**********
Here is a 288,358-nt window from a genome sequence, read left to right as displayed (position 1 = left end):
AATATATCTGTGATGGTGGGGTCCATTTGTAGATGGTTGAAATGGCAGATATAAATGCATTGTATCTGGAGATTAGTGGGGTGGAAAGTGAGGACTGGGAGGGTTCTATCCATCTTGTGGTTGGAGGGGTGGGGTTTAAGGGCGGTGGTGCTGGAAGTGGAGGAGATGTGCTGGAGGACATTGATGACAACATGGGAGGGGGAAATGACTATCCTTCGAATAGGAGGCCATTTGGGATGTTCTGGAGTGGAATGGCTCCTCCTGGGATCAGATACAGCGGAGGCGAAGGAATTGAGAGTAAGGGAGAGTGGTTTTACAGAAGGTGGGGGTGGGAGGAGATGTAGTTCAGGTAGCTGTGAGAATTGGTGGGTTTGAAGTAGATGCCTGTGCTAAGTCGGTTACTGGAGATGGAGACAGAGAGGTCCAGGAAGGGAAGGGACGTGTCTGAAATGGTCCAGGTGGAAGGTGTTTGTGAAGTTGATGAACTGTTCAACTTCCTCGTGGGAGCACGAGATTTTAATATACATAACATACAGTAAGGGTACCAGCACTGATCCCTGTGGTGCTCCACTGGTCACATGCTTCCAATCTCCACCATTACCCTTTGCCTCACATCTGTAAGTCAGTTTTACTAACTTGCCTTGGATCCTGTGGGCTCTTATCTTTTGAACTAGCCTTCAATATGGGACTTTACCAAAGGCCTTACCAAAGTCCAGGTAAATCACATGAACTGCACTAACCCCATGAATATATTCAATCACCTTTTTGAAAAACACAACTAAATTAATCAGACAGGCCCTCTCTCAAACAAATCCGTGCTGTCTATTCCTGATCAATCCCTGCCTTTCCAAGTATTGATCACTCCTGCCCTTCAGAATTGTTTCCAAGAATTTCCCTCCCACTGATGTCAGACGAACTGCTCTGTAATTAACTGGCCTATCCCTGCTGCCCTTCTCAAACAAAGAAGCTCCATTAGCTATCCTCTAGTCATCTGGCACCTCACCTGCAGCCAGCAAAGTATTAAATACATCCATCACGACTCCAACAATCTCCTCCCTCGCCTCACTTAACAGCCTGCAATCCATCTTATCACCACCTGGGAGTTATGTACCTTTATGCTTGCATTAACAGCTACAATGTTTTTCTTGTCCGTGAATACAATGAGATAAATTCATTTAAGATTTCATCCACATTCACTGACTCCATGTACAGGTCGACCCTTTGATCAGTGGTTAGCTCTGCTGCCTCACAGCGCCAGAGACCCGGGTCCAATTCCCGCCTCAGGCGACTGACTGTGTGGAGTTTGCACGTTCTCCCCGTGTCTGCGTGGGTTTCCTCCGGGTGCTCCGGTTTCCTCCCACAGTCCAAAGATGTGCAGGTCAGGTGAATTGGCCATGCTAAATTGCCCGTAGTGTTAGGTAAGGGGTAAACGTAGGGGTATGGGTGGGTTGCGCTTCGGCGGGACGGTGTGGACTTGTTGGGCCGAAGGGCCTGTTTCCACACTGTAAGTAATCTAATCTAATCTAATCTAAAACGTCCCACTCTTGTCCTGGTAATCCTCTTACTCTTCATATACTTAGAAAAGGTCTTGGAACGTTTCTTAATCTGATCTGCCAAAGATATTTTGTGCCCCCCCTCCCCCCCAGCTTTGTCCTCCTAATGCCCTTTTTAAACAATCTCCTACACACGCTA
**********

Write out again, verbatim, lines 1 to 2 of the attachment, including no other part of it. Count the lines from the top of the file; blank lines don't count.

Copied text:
Here is a 288,358-nt window from a genome sequence, read left to right as displayed (position 1 = left end):
AATATATCTGTGATGGTGGGGTCCATTTGTAGATGGTTGAAATGGCAGATATAAATGCATTGTATCTGGAGATTAGTGGGGTGGAAAGTGAGGACTGGGAGGGTTCTATCCATCTTGTGGTTGGAGGGGTGGGGTTTAAGGGCGGTGGTGCTGGAAGTGGAGGAGATGTGCTGGAGGACATTGATGACAACATGGGAGGGGGAAATGACTATCCTTCGAATAGGAGGCCATTTGGGATGTTCTGGAGTGGAATGGCTCCTCCTGGGATCAGATACAGCGGAGGCGAAGGAATTGAGAGTAAGGGAGAGTGGTTTTACAGAAGGTGGGGGTGGGAGGAGATGTAGTTCAGGTAGCTGTGAGAATTGGTGGGTTTGAAGTAGATGCCTGTGCTAAGTCGGTTACTGGAGATGGAGACAGAGAGGTCCAGGAAGGGAAGGGACGTGTCTGAAATGGTCCAGGTGGAAGGTGTTTGTGAAGTTGATGAACTGTTCAACTTCCTCGTGGGAGCACGAGATTTTAATATACATAACATACAGTAAGGGTACCAGCACTGATCCCTGTGGTGCTCCACTGGTCACATGCTTCCAATCTCCACCATTACCCTTTGCCTCACATCTGTAAGTCAGTTTTACTAACTTGCCTTGGATCCTGTGGGCTCTTATCTTTTGAACTAGCCTTCAATATGGGACTTTACCAAAGGCCTTACCAAAGTCCAGGTAAATCACATGAACTGCACTAACCCCATGAATATATTCAATCACCTTTTTGAAAAACACAACTAAATTAATCAGACAGGCCCTCTCTCAAACAAATCCGTGCTGTCTATTCCTGATCAATCCCTGCCTTTCCAAGTATTGATCACTCCTGCCCTTCAGAATTGTTTCCAAGAATTTCCCTCCCACTGATGTCAGACGAACTGCTCTGTAATTAACTGGCCTATCCCTGCTGCCCTTCTCAAACAAAGAAGCTCCATTAGCTATCCTCTAGTCATCTGGCACCTCACCTGCAGCCAGCAAAGTATTAAATACATCCATCACGACTCCAACAATCTCCTCCCTCGCCTCACTTAACAGCCTGCAATCCATCTTATCACCACCTGGGAGTTATGTACCTTTATGCTTGCATTAACAGCTACAATGTTTTTCTTGTCCGTGAATACAATGAGATAAATTCATTTAAGATTTCATCCACATTCACTGACTCCATGTACAGGTCGACCCTTTGATCAGTGGTTAGCTCTGCTGCCTCACAGCGCCAGAGACCCGGGTCCAATTCCCGCCTCAGGCGACTGACTGTGTGGAGTTTGCACGTTCTCCCCGTGTCTGCGTGGGTTTCCTCCGGGTGCTCCGGTTTCCTCCCACAGTCCAAAGATGTGCAGGTCAGGTGAATTGGCCATGCTAAATTGCCCGTAGTGTTAGGTAAGGGGTAAACGTAGGGGTATGGGTGGGTTGCGCTTCGGCGGGACGGTGTGGACTTGTTGGGCCGAAGGGCCTGTTTCCACACTGTAAGTAATCTAATCTAATCTAATCTAAAACGTCCCACTCTTGTCCTGGTAATCCTCTTACTCTTCATATACTTAGAAAAGGTCTTGGAACGTTTCTTAATCTGATCTGCCAAAGATATTTTGTGCCCCCCCTCCCCCCCAGCTTTGTCCTCCTAATGCCCTTTTTAAACAATCTCCTACACACGCTA